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The Kennedy Administration: Bay of Pigs – the Space Race & Domestic Economic Policy PowerPoint PPT Presentation

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The Kennedy Administration: Bay of Pigs – the Space Race & Domestic Economic Policy

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The Kennedy Administration:Bay of Pigs – the Space Race & Domestic Economic Policy

Presentation created by Robert Martinez

Primary Content Source: America’s History

Images as cited.

John F. Kennedy believed in a federal government that was visibly active. Kennedy’s energy attracted unusually able and ambitious people, including Robert McNamara, a renowned systems analyst and former head of Ford, at Defense, and C. Douglas Dillon, an admired Republican banker, as secretary of Treasury.

A host of trusted advisors and academics flocked to Washington to join the Kennedy’s ‘New Frontier.’ Included on the team as attorney-general was Kennedy’s kid brother, Robert, a trusted advisor who had made a name as a hard-hitting investigator of organized crime.

Not everyone was enchanted. Kennedy’s people “might be every bit as intelligent as you say,” House Speaker Sam Rayburn told his old friend Lyndon Johnson, “but I’d feel a whole lot better about them if just one of them had run for sheriff once.” Sure enough, the new administration immediately got into hot water.

Lyndon Baines Johnson &

Sam Rayburn

In January 1961 Soviet Premier Nikita Khrushchev announced that the USSR intended to support “war of national liberation” wherever in the world they occurred.

Castro & Khrushchev

Kennedy took Khrushchev’s words as a challenge, especially as they applied to Cuba, where in 1959 Fidel Castro had overthrown the dictator Fulgencio Batista and declared a revolution.

Determined to keep Cuba out of the Soviet orbit, Kennedy took up plans by the Eisenhower administration to ship Cuban exiles from Nicaragua to provoke an anti-Castro uprising.

The invaders had been trained by CIA, but they were ill prepared for their task and betrayed by the CIA’s inept planning.

Upon landing at Cuba’s Bay of Pigs on April 17, the force of 1,400 was apprehended and crushed by Castro’s troops. The anticipated rebellion never happened.

Kennedy had the wise sense to reject CIA pleas for a U.S. air strike. And he was gracious in defeat. He went before the American people and took full responsibility for the fiasco.

Kennedy redeemed himself with a series of bold initiatives. One was the Peace Corps, which embodied his call to public service in his inaugural address.

Thousands of men and women agreed to devote two or more years to programs teaching English to Filipino schoolchildren or helping African villagers obtain adequate supplies of water.

Exhibiting the idealism of the early 1960s, the Peace Corps was also a Cold War weapon intended to show developing countries of the so-called Third World that there was a better way than Communism.

Also embodying this aim were ambitious programs of economic assistance. The State Department’s Agency for International Development coordinated foreign aid for the Third World, and its Food for Peace program distributed surplus agricultural products.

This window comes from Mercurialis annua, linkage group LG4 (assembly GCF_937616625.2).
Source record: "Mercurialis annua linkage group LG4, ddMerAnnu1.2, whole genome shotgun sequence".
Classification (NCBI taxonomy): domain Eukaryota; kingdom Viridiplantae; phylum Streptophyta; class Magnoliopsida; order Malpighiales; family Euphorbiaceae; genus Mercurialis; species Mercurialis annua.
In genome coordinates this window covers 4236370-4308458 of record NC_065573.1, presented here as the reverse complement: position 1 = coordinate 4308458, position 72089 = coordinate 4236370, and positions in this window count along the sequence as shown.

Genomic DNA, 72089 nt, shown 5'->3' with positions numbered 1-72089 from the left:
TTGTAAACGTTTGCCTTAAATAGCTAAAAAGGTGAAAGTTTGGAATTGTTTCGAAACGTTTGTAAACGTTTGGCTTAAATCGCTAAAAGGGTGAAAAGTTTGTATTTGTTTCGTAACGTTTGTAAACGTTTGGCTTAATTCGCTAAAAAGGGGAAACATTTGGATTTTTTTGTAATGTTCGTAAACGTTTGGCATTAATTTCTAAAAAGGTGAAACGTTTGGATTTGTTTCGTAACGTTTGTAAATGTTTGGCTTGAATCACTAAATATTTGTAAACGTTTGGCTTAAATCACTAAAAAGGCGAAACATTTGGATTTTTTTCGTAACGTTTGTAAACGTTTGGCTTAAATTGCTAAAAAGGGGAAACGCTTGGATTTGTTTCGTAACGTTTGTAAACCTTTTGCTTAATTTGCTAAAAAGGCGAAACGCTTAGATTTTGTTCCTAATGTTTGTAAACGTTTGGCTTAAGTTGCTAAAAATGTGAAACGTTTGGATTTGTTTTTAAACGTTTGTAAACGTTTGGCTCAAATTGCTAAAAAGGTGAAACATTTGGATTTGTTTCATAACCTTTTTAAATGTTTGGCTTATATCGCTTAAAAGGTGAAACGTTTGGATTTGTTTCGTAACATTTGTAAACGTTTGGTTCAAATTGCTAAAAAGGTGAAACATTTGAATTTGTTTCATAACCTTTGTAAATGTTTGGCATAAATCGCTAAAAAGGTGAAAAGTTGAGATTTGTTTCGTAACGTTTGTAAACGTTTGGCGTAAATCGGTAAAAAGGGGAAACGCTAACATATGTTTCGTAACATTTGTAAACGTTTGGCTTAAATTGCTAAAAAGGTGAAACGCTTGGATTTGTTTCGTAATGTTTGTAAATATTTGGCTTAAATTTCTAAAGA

In 1961, the president proposed a “ten-year plan for the Americas” called the Alliance for Progress, a $20 billion partnership between the U.S. and the republics of Latin America, to reverse the cycle of poverty and stimulate economic growth.

Kennedy was also keen on space exploration. Early in his administration, Kennedy proposed that the nation commit itself to landing a man on the moon within the decade.

Two weeks later, on May 5, 1961, Alan Shepard became the first American in space (beaten by there by the Soviet cosmonaut Yuri Gagarin’s 108-hour flight.)

Yuri Gagarin

The following year, John Glenn manned the first space mission to orbit the earth.

Capitalizing on America’s fascination with space flight, Kennedy persuaded Congress to greatly increase funding for the National Aeronautics and Space Administration (NASA), enabling the U.S. to pull ahead of the Soviet Union.

Kennedy’s men on the moon arrived in 1969.

Kennedy’s most striking domestic achievement was the application of modern economic theory to government fiscal policy. New Dealers had lost faith in a balanced budget, turning instead to the Keynesian approach of deliberate deficit spending to stimulate economic growth.

Now, in addition to deficit spending, Kennedy and his economic advisors proposed a reduction in income taxes. A tax cut, they argued, would put money in the hands of consumers, thereby generating more demand, more jobs, and ultimately higher tax revenues.

Congress balked at this unorthodox proposal, but it made its way through the 1964, marking a milestone in the use of tax cuts to encourage economic growth.

In addition, Kennedy managed to push through legislation raising the minimum wage and expanding Social Security, but on other emerging issues – federal aid to education, mass transportation, medical insurance for the elderly – he gave up in the face of conservative opposition in Congress.

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